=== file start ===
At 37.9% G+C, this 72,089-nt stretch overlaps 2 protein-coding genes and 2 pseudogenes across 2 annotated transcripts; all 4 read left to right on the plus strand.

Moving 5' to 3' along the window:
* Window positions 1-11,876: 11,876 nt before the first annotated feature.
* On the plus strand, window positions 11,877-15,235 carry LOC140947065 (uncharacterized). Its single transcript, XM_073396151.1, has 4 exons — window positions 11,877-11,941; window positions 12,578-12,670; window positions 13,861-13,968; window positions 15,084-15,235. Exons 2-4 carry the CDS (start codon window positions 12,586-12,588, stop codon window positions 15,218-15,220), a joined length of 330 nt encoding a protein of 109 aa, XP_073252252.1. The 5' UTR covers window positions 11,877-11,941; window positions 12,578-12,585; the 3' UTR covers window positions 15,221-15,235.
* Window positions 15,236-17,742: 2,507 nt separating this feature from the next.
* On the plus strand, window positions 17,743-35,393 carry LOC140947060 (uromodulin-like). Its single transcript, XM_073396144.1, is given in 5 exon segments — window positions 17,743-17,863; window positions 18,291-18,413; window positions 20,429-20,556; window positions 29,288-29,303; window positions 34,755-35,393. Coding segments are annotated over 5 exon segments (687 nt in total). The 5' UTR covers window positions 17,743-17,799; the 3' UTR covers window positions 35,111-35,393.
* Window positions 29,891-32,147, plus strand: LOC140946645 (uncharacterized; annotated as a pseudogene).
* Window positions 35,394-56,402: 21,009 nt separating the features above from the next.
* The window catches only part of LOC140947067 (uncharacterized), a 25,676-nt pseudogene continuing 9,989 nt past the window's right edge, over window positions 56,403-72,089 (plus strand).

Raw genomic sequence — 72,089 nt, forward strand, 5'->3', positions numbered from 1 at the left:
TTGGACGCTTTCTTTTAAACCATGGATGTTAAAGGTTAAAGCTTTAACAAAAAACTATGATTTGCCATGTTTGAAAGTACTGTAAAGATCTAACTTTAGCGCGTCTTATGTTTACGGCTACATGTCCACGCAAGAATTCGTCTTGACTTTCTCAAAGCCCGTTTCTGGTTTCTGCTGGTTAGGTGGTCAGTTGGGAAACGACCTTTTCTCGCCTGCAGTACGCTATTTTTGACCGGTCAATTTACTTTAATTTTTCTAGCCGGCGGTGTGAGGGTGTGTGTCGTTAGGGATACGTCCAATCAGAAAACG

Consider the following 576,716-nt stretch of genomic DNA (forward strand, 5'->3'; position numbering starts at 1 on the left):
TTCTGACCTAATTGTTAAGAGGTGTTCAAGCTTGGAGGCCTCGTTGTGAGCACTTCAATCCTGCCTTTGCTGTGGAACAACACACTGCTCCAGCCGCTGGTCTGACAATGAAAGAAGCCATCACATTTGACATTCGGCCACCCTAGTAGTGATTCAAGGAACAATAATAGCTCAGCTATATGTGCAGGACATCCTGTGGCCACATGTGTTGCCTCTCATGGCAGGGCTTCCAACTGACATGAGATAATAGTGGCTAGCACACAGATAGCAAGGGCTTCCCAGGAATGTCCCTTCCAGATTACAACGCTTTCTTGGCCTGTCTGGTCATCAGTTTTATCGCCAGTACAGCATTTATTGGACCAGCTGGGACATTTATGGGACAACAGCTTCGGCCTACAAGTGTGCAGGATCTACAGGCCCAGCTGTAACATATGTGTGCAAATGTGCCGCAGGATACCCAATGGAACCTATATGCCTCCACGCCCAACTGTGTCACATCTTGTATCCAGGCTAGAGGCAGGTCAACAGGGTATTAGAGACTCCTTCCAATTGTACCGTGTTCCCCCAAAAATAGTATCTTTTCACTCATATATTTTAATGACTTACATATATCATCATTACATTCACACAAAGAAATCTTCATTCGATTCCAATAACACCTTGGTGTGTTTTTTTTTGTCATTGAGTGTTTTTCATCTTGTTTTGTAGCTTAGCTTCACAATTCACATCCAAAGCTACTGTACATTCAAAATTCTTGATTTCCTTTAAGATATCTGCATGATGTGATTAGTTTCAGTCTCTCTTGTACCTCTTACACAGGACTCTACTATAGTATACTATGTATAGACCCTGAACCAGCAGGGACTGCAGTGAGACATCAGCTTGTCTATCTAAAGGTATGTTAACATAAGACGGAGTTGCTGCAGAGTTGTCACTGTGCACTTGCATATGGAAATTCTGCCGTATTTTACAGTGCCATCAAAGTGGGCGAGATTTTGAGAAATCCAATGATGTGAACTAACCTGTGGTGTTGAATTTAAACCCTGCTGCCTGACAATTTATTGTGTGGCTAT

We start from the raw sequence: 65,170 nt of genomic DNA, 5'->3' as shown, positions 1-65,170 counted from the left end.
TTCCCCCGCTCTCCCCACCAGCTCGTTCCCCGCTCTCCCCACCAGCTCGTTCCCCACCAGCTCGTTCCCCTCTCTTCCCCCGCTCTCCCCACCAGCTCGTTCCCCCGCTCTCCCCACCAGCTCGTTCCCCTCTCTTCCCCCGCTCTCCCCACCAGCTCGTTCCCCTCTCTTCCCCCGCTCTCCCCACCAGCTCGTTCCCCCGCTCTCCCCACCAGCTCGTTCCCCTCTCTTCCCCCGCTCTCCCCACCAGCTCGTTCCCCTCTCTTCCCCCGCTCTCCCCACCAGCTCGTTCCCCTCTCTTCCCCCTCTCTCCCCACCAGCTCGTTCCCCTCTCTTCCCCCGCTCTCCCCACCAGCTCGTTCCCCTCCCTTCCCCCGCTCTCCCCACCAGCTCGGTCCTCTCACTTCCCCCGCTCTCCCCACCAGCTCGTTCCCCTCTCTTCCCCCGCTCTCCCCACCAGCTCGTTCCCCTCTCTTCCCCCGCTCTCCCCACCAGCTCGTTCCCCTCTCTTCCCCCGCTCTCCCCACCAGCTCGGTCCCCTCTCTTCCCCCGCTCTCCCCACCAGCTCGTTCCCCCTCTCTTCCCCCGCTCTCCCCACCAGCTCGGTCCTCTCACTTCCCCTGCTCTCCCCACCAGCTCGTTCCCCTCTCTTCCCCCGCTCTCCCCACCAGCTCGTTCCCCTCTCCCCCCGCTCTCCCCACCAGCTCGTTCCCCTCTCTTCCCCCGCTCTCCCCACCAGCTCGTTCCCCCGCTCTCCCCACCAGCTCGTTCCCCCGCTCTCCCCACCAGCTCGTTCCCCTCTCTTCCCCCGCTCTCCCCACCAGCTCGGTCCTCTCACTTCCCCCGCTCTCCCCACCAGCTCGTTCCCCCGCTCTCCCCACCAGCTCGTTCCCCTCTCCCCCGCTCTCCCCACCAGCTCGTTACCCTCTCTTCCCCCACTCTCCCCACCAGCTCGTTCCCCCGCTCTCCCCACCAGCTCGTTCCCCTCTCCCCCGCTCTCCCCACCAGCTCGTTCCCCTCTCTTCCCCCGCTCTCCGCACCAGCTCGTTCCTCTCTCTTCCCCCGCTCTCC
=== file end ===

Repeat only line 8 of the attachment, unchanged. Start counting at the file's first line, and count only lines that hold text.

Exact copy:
* Window positions 35,394-56,402: 21,009 nt separating the features above from the next.